Inman: Americans Eye Low Cost Reverse Mortgages

NewImage.jpgThe media continues its coverage of the Federal Housing Administration’s HECM Saver, a low cost reverse mortgage that was released in October 2010.

The latest comes from Inman News, where Tom Kelly writes “the buzz among reverse mortgage professionals at the recent National Reverse Mortgage Lenders Association annual convention was that the new HECM Saver could soon be dubbed the HECM Savior.”

The bottom line was that the FHA had to sharpen its pencil to produce what it thought would be a sustainable reverse mortgage program, given the need to raise mortgage insurance.


The Office of Management and Budget concluded that since many homes had dropped in value, the industry needed to charge more to cover the risk of people outliving the value of their homes. Mortgage insurance premiums were raised on most federally insured programs, including “forward” mortgages.

The result was to retain one program (HECM Standard) where owners could take out more funds with a higher upfront fee, plus introduce a cheaper program where homeowners would pay less upfront yet have lower maximum borrowing limits.

FHA Commissioner David H. Stevens told conference attendees that while he was bullish on both the HECM Saver and HECM Standard, he indicated that the HECM Saver was critical to the overall success of federally insured reverse mortgages.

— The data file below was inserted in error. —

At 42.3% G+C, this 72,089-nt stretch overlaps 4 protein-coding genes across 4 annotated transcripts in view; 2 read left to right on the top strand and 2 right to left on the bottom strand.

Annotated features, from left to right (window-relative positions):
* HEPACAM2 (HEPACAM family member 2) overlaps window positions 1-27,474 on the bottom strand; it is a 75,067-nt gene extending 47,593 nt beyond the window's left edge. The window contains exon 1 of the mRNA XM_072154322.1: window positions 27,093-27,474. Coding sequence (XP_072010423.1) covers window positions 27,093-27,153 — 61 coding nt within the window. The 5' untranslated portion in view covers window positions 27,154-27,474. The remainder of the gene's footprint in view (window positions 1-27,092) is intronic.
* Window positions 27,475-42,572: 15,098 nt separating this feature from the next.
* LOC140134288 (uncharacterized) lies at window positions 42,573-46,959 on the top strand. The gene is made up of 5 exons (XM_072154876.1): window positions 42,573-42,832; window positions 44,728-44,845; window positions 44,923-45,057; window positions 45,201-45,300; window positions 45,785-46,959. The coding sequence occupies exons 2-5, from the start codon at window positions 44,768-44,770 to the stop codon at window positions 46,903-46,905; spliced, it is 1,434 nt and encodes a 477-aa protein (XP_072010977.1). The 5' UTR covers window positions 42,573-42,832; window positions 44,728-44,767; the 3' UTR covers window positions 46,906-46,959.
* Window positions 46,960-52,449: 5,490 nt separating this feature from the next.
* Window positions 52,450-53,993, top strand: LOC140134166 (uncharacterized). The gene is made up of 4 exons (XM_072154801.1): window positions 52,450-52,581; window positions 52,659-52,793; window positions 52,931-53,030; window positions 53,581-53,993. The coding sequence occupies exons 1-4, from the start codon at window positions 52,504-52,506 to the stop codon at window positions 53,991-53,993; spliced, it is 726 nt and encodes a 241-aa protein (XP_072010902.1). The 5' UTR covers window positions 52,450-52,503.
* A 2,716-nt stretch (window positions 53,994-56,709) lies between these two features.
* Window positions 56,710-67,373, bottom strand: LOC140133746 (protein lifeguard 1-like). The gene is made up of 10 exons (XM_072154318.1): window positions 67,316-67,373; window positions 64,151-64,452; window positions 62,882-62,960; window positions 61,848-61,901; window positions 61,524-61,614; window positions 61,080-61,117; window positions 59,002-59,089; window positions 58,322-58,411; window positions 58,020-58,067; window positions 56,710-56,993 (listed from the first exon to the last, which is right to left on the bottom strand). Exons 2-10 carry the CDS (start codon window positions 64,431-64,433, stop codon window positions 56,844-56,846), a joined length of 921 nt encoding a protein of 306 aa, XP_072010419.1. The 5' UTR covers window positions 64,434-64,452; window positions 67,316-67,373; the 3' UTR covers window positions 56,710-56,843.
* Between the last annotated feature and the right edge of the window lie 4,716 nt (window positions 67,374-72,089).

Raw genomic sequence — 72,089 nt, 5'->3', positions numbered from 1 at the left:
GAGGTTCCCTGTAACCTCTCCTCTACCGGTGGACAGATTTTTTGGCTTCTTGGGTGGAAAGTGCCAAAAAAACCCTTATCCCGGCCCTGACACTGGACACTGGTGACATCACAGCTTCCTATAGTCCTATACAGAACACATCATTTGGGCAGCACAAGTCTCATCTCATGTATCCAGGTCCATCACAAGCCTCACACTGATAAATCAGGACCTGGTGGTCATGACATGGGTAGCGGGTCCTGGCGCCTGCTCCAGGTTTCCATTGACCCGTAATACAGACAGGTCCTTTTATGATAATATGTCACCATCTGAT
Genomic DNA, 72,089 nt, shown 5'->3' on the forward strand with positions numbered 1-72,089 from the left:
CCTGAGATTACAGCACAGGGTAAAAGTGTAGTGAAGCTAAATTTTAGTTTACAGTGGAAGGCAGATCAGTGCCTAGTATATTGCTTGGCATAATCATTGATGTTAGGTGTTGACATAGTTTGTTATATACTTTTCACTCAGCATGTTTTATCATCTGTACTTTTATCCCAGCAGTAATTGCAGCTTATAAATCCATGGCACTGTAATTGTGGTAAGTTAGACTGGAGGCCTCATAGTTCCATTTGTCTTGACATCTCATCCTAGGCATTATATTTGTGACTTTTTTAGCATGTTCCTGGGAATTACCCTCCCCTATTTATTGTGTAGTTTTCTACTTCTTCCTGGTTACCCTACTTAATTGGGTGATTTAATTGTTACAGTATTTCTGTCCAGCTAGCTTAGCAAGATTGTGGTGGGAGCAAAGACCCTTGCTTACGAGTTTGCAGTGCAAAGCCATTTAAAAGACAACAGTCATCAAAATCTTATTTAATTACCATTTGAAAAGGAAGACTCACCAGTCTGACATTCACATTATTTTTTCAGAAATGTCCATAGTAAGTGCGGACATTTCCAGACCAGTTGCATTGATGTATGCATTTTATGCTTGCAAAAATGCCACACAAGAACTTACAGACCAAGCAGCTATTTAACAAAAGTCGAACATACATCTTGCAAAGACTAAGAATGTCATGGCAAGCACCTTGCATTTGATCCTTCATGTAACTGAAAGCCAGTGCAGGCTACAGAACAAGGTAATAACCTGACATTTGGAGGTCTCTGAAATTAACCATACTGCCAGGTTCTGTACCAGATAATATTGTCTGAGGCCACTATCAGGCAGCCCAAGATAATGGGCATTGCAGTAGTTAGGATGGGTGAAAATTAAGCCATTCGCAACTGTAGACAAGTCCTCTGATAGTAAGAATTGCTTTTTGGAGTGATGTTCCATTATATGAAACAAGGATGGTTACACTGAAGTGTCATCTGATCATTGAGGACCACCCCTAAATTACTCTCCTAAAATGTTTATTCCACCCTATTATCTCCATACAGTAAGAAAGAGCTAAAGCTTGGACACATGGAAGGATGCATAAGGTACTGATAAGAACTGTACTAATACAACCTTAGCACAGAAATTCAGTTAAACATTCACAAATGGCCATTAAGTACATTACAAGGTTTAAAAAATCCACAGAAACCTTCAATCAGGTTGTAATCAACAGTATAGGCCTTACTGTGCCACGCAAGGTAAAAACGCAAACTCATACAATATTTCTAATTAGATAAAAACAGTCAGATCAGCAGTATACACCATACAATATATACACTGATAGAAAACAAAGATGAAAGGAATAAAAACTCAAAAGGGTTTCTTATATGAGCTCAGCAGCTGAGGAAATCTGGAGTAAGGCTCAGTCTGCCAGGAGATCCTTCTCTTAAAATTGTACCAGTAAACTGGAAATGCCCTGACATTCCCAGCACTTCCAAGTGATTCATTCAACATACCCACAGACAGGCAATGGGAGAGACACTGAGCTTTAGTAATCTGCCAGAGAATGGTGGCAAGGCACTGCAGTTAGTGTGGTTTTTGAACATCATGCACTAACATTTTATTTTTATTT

Seniors eye low-cost reverse mortgage

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  • Tom Kelly has always been a good friend of the program. While the Saver is not the Savior of anything, it certainly has the potential to be a game changer and a source of stability for the MMI fund. Right now it is the secondary market which is holding back the expansion of the program through the Saver.

    If the secondary market determines that the differences between the actual life of the average Saver and the average Standard are not so significant as to require a higher interest rate for the Saver, it could very well be that the last impediment to the expansion of the program despite the weak housing economy has been achieved. It is this product which should allow all HECMs to be accepted in more affluent rungs of the senior community; it could even help accelerate the return of proprietary reverse mortgages but I do not want my reason to get overly taken away by the hopes of where this product could lead although it certainly has that potential.

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